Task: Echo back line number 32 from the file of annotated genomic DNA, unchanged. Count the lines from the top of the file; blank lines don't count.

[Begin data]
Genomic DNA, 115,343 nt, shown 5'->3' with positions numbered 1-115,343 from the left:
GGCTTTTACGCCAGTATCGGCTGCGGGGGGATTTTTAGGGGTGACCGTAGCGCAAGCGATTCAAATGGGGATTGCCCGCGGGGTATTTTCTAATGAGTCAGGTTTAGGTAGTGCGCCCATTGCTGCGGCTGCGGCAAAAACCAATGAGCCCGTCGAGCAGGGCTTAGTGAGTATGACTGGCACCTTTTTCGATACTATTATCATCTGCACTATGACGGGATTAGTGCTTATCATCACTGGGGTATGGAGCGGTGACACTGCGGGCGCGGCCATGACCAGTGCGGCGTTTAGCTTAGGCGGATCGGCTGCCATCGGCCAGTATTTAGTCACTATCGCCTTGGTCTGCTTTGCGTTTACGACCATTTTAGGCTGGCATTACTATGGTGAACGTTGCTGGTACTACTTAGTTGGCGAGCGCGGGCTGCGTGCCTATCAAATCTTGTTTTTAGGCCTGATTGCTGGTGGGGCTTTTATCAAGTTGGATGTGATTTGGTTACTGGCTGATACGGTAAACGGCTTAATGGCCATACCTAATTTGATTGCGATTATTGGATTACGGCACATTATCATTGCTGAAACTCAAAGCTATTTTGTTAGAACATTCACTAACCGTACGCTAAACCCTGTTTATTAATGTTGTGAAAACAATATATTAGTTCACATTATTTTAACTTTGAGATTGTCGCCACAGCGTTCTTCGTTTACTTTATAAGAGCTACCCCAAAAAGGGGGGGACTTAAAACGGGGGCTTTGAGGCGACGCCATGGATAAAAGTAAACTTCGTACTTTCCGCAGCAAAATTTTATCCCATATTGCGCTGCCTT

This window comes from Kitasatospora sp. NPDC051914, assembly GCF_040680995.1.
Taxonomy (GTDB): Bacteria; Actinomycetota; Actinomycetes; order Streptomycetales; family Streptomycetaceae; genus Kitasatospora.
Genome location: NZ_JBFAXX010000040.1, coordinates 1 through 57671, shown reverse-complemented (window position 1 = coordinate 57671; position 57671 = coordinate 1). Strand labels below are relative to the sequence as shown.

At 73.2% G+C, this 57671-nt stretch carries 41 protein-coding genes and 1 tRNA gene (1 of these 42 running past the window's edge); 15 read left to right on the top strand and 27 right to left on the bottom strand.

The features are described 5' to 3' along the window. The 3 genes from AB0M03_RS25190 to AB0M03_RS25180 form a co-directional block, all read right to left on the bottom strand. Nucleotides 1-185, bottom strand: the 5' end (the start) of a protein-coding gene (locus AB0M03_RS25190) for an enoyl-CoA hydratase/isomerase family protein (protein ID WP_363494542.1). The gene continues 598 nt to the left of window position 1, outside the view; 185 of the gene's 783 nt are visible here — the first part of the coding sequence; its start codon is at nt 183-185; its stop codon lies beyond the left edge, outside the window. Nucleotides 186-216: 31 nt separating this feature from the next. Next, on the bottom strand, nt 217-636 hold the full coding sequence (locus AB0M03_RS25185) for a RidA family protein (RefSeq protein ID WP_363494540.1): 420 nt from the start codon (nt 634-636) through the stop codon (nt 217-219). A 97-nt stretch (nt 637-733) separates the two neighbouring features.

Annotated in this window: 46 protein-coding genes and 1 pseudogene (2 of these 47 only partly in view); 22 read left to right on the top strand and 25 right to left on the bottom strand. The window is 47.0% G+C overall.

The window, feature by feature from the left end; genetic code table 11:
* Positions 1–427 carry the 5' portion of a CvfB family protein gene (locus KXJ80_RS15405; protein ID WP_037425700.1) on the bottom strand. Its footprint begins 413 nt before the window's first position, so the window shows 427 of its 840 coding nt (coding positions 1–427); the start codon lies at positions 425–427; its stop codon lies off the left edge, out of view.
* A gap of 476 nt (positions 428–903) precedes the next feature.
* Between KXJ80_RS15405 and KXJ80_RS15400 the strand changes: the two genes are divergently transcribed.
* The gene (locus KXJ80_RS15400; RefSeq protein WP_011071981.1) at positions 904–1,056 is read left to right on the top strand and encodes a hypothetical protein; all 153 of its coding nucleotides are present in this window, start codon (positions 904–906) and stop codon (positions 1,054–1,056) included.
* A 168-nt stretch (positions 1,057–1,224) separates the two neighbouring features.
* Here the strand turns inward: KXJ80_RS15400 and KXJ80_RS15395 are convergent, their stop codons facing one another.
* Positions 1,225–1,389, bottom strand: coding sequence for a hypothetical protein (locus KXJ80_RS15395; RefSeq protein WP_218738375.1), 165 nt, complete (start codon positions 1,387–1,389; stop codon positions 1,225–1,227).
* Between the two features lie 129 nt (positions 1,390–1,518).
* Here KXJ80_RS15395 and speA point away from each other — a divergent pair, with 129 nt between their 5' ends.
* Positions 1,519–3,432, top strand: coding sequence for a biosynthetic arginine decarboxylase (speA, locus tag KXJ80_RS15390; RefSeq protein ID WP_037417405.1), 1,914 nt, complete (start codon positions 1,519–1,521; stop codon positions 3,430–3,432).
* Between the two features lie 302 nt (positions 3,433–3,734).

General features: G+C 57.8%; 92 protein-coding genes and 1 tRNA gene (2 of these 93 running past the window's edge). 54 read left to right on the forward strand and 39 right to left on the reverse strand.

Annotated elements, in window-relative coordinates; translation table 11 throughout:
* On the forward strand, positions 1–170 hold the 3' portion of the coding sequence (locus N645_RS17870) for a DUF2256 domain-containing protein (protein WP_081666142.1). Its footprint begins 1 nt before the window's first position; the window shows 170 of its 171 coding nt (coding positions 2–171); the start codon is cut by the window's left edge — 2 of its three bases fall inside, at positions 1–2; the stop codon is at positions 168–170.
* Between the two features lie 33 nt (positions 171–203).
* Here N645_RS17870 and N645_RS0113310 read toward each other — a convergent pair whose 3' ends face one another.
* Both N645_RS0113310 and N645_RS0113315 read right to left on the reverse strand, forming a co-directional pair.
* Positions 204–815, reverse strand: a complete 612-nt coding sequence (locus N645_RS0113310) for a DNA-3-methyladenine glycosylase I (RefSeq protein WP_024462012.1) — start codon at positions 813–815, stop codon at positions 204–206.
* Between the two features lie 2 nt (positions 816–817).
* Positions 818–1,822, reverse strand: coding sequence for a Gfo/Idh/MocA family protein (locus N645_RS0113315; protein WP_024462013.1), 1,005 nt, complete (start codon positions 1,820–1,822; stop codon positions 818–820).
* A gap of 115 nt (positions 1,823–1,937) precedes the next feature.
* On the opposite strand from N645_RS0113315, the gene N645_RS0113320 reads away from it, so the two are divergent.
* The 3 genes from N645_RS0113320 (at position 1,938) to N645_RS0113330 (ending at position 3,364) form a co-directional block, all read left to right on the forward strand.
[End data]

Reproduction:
* The 3 genes from N645_RS0113320 (at position 1,938) to N645_RS0113330 (ending at position 3,364) form a co-directional block, all read left to right on the forward strand.